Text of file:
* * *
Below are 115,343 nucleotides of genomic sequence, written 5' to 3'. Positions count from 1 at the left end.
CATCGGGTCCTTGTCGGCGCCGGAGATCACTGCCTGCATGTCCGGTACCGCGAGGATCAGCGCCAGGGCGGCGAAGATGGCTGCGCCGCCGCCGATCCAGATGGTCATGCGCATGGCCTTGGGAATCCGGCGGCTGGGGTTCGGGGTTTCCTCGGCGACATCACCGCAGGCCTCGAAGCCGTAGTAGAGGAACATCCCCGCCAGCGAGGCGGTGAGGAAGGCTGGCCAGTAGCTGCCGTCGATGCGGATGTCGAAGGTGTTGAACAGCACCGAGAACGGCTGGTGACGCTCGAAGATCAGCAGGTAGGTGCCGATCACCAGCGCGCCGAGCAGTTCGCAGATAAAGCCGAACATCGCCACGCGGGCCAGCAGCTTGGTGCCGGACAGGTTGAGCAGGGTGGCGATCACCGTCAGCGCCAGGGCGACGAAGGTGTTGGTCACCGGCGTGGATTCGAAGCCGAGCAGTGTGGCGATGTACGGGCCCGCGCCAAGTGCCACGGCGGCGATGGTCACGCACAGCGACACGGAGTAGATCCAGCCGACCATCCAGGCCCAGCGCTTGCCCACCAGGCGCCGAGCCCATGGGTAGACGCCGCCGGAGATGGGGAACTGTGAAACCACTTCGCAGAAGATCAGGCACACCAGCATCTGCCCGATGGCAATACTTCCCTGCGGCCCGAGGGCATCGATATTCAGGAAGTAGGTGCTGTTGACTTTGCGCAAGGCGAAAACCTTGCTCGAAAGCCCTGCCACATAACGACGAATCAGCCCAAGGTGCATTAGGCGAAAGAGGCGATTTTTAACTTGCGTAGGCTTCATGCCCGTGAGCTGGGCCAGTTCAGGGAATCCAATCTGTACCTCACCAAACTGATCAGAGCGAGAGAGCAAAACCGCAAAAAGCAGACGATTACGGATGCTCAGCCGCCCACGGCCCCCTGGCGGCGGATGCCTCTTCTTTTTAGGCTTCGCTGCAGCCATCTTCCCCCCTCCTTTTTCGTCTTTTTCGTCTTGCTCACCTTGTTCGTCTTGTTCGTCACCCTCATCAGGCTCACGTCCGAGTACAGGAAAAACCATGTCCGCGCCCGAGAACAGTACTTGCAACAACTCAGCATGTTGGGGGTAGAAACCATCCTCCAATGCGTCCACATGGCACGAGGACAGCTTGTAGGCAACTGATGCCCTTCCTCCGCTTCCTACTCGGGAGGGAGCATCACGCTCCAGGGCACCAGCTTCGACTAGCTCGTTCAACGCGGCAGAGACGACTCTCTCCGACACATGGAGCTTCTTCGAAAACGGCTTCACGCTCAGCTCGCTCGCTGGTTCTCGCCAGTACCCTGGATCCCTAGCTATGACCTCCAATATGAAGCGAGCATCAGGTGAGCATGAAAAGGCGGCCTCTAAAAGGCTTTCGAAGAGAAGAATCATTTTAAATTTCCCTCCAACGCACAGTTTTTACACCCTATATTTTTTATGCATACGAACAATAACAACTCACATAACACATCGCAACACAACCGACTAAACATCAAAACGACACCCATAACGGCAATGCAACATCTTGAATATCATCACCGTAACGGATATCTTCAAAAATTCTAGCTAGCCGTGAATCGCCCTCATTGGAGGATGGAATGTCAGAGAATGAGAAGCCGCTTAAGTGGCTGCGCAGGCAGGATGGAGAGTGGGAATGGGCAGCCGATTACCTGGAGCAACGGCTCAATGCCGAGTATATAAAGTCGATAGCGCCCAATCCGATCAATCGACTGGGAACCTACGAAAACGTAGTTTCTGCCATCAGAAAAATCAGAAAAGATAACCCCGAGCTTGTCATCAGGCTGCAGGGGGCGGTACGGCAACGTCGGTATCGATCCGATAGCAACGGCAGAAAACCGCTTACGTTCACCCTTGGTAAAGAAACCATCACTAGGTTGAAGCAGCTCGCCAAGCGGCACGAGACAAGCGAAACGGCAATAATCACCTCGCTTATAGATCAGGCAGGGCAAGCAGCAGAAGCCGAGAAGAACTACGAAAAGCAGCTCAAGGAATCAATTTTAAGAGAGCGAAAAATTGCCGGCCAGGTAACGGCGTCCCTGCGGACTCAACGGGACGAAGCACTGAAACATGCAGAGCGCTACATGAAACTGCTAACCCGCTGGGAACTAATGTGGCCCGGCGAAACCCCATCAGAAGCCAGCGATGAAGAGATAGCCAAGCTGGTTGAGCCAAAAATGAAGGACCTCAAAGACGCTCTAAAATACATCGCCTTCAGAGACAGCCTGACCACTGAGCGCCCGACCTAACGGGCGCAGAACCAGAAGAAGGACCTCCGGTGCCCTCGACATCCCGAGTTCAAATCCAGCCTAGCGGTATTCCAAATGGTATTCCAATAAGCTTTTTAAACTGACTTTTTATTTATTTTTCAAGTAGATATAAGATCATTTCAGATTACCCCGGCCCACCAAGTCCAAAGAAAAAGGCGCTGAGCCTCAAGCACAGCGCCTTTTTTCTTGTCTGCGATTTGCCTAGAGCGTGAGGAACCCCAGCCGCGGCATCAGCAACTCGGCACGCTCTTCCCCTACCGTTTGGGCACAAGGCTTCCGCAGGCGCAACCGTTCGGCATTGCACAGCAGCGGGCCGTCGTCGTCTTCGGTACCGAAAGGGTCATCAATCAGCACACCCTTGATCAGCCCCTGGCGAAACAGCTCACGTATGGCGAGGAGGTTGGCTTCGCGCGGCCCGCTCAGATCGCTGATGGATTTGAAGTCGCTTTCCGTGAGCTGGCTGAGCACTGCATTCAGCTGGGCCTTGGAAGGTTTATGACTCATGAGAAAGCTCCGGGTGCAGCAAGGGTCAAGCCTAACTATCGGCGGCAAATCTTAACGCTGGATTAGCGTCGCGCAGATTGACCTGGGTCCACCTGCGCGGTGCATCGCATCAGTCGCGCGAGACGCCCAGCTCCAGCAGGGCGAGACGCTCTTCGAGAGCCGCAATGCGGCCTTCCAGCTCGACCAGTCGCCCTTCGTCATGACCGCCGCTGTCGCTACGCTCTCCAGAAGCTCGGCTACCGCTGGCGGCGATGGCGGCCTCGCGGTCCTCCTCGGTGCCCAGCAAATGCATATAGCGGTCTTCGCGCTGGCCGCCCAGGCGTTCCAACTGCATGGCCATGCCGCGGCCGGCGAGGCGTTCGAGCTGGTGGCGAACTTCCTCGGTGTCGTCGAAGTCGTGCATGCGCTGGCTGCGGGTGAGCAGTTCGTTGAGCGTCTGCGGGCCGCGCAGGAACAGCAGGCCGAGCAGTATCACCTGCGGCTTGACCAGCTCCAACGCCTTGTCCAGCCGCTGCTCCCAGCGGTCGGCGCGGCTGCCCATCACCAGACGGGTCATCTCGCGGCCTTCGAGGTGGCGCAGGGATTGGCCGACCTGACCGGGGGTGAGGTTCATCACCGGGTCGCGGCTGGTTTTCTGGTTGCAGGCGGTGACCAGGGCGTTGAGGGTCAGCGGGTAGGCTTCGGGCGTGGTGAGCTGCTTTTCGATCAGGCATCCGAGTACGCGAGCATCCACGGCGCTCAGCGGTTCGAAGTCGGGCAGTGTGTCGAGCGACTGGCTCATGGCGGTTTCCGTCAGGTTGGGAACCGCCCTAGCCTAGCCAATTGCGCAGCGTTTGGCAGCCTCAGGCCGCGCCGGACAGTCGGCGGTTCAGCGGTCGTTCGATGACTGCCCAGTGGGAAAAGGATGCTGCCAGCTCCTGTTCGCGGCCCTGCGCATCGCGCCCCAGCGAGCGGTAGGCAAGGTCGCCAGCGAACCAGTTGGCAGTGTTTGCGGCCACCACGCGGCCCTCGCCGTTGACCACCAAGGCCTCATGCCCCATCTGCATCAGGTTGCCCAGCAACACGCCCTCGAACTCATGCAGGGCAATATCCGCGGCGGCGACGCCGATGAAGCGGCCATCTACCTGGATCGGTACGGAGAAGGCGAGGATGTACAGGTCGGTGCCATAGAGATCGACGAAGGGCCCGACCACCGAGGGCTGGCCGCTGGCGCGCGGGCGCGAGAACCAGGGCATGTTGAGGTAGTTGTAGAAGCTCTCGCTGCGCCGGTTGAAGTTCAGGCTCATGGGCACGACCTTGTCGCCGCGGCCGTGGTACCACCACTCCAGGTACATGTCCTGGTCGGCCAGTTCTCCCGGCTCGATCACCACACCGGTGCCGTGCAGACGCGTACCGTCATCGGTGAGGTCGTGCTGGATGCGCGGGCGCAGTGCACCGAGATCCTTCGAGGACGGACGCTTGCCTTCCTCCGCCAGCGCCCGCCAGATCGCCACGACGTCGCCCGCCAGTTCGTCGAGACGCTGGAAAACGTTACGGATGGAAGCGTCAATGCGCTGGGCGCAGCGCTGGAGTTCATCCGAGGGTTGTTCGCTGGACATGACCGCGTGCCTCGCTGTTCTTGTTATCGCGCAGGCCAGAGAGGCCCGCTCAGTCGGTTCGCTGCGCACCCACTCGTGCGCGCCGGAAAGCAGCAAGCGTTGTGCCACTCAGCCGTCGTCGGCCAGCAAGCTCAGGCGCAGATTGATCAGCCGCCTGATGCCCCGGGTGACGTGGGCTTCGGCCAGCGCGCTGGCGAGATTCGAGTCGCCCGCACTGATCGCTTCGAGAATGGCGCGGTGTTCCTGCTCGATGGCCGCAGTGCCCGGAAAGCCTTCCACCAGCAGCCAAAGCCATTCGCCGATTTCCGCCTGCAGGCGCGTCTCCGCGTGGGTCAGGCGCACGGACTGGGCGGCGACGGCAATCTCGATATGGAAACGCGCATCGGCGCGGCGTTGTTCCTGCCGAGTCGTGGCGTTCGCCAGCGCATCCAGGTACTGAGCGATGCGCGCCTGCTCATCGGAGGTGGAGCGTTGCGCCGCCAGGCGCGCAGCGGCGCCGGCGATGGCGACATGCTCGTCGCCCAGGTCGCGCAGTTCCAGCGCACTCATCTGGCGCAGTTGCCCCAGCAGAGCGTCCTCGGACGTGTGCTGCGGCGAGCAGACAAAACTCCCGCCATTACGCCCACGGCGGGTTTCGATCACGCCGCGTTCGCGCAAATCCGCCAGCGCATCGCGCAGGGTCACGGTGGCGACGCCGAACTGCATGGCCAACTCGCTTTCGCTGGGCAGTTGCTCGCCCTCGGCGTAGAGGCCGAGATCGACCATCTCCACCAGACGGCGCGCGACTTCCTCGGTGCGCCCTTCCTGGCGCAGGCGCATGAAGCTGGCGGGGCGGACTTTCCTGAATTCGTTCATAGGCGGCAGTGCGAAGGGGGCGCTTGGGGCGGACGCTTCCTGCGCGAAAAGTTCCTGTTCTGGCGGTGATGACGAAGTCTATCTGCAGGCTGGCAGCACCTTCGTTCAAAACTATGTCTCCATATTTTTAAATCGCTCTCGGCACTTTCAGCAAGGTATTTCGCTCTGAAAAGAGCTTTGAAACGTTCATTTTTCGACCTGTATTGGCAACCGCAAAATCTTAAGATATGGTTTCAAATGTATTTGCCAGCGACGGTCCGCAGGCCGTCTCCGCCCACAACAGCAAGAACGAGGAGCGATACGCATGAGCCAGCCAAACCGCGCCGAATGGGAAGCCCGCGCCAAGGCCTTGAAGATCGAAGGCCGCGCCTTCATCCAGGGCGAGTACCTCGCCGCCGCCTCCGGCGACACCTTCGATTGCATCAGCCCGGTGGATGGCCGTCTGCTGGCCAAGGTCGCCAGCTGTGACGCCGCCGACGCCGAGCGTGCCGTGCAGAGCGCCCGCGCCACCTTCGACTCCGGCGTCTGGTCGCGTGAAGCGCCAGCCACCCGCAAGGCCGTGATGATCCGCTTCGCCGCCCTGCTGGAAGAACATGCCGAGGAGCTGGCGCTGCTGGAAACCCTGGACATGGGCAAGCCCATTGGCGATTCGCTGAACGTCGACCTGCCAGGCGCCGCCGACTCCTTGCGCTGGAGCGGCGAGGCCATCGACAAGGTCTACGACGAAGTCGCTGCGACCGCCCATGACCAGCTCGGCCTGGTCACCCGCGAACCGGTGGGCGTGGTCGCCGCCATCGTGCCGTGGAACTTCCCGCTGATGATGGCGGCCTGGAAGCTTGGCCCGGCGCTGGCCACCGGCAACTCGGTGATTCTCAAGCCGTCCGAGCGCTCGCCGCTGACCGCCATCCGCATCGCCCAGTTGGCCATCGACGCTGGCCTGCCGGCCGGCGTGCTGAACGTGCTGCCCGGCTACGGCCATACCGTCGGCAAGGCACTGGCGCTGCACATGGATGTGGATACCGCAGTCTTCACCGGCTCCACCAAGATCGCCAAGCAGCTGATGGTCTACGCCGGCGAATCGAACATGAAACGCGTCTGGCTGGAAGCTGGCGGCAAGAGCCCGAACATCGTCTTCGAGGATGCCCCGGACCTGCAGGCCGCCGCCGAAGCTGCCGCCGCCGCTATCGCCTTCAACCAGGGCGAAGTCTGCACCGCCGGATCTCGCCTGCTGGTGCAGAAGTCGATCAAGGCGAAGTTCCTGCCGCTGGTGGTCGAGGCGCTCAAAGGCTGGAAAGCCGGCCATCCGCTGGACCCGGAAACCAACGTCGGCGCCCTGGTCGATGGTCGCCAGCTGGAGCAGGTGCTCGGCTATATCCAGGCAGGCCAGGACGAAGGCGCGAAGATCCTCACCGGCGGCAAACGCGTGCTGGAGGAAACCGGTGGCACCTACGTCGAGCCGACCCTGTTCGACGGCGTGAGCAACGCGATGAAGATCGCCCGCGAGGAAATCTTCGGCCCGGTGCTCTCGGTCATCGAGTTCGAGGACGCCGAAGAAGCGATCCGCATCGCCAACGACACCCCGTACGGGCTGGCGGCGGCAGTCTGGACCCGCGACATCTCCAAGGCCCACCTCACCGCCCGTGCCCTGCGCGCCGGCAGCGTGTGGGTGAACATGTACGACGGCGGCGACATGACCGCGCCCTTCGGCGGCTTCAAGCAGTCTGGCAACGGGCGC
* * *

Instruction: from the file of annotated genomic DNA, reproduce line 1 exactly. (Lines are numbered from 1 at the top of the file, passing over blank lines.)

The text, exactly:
Below are 115,343 nucleotides of genomic sequence, written 5' to 3'. Positions count from 1 at the left end.